Tubie on the go collage

Other than feeling some pressure from the balloon if the tube gets snagged, I don’t feel it inside me. I do, however, experience discomfort when I flush larger volumes of water. And if the water is really cold I can feel that, too! There are days when it is very painful and days when I forget it’s even there, and so far I can’t figure out a rhyme or reason for that. Here’s a random tidbit for you…oftentimes stomachs or intestines will try to digest feeding tubes. By this I mean that normal peristalsis is taking place inside the digestive tract and the internal parts of the tubes get pulled along, sucking the tube in tight against the skin. I like to think of it as a game of tug-of-war between my intestines and the outside world. Basically it’s just annoying and vaguely uncomfortable, though sometimes it’s quite painful.

Before I had gastroparesis and before I knew much of anything about feeding tubes, the truth is that I thought they were pretty icky. In my earlier days of gastroparesis when feeding tubes were something only the really severe cases required, I still thought that. And honestly? They’re not exactly glamorous, but having a tube? And using that tube in public? There’s nothing gross or icky about that! Someone tube feeding in public should be seen no differently than someone eating ‘normally’ in public. Flushing water through a tube should be seen no differently than someone taking a drink from a water bottle.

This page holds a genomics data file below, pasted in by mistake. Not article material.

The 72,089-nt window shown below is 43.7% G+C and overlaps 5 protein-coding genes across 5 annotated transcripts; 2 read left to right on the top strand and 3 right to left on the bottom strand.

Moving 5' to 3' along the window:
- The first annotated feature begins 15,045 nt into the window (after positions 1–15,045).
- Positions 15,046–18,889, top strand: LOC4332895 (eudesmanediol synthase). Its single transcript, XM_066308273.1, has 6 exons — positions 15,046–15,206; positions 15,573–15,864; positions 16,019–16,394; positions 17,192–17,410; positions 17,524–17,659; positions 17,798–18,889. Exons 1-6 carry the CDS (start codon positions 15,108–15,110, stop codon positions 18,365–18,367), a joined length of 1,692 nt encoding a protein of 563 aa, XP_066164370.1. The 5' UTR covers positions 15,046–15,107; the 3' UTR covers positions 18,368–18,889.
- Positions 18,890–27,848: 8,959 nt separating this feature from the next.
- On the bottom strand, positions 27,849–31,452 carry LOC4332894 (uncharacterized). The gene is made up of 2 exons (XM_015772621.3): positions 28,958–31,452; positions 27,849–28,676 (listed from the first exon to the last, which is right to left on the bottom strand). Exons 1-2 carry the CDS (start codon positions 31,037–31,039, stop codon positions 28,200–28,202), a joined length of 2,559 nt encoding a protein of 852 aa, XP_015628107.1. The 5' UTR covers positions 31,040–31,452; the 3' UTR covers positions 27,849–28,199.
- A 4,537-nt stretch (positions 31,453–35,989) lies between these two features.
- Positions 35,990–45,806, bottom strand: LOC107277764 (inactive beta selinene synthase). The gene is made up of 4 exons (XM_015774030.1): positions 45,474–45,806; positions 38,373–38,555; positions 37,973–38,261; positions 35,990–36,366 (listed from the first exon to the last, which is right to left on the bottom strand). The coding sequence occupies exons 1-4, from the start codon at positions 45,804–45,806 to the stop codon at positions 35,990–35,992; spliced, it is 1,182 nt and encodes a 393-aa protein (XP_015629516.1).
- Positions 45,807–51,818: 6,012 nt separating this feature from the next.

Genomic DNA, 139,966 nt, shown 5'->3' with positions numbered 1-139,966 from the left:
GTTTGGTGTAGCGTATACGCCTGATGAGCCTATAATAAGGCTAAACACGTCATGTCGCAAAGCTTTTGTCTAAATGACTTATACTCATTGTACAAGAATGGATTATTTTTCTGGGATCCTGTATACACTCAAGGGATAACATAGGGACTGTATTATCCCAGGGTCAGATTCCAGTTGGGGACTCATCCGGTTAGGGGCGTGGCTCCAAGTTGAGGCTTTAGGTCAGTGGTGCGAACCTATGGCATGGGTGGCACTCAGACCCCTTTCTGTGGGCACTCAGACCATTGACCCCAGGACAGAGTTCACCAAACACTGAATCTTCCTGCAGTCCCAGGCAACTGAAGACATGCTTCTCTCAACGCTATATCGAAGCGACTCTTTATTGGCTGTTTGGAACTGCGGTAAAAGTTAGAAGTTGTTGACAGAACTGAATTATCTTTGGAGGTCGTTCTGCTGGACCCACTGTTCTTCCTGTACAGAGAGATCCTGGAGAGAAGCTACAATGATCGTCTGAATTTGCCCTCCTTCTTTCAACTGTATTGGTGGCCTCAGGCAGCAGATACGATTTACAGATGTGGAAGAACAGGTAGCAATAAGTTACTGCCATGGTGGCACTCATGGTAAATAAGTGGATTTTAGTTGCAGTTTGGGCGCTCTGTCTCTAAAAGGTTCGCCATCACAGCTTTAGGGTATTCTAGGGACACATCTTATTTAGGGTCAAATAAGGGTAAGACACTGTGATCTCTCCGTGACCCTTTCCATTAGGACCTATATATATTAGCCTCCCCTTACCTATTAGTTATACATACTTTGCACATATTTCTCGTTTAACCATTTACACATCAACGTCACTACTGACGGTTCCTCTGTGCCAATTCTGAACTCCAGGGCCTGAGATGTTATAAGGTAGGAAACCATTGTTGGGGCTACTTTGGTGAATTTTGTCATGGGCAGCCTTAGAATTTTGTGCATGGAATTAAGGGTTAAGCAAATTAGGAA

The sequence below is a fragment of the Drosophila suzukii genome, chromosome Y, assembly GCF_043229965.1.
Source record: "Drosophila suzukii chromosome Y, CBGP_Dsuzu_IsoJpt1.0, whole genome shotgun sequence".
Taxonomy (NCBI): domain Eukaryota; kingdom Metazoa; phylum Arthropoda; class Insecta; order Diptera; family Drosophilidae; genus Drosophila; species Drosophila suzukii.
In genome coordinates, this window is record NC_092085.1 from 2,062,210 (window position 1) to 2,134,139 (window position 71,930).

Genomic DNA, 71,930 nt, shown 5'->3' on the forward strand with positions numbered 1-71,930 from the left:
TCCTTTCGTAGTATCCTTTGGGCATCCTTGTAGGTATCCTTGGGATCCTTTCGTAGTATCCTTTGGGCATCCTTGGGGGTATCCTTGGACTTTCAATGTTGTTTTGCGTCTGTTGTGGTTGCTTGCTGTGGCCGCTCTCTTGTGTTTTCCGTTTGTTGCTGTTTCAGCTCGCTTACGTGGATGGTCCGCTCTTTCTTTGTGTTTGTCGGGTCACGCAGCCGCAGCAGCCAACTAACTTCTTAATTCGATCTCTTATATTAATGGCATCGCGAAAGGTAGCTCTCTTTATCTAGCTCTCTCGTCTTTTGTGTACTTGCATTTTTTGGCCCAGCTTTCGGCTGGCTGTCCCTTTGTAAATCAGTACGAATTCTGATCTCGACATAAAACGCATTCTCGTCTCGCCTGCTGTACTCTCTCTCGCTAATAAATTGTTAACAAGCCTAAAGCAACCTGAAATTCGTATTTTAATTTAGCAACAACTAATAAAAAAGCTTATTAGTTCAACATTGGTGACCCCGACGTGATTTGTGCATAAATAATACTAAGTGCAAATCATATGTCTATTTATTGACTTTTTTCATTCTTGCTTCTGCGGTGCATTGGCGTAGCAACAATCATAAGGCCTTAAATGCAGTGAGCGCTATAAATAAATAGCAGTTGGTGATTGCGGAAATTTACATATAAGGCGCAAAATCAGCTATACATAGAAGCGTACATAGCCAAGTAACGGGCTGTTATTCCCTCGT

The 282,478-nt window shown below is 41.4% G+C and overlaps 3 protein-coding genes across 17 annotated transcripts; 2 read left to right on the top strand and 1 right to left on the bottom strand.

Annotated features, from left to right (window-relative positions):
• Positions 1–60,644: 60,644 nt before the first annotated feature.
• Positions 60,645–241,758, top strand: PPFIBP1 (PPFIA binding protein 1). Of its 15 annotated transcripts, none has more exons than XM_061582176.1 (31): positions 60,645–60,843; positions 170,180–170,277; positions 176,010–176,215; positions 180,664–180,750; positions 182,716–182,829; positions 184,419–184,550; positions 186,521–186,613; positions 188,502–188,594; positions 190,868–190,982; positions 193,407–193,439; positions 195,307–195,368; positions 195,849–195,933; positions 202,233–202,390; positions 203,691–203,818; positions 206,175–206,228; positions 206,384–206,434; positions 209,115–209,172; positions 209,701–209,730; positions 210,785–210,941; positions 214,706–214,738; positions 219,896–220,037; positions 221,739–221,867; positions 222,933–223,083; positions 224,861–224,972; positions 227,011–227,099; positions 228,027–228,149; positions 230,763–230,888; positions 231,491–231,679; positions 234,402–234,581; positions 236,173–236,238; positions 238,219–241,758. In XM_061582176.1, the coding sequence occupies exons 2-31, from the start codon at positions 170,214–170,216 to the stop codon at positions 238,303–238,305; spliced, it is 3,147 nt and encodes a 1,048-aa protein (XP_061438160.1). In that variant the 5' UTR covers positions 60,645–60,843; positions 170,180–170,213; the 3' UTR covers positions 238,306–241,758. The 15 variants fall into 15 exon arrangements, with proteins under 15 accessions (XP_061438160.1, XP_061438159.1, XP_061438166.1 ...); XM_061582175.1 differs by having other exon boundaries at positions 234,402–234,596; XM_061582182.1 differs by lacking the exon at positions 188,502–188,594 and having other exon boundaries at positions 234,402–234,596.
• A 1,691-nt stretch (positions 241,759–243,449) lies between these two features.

Feeding tubes are not something to be feared. Some people can’t walk and they need a wheelchair. Some people can’t see and they need glasses. Some people can’t eat and they need feeding tubes. It’s as simple as that.

Feeding tubes aren’t the magic solution for everyone, as mine certainly wasn’t for me, but they do keep people alive and they help people thrive. They allow babies to grow into children, they allow children to grow into adults, and they allow adults to keep living. They aren’t contagious or scary. They’re real. They’re just part of real life. And there shouldn’t be shame or embarrassment associated with anything that gives you have a chance at a life.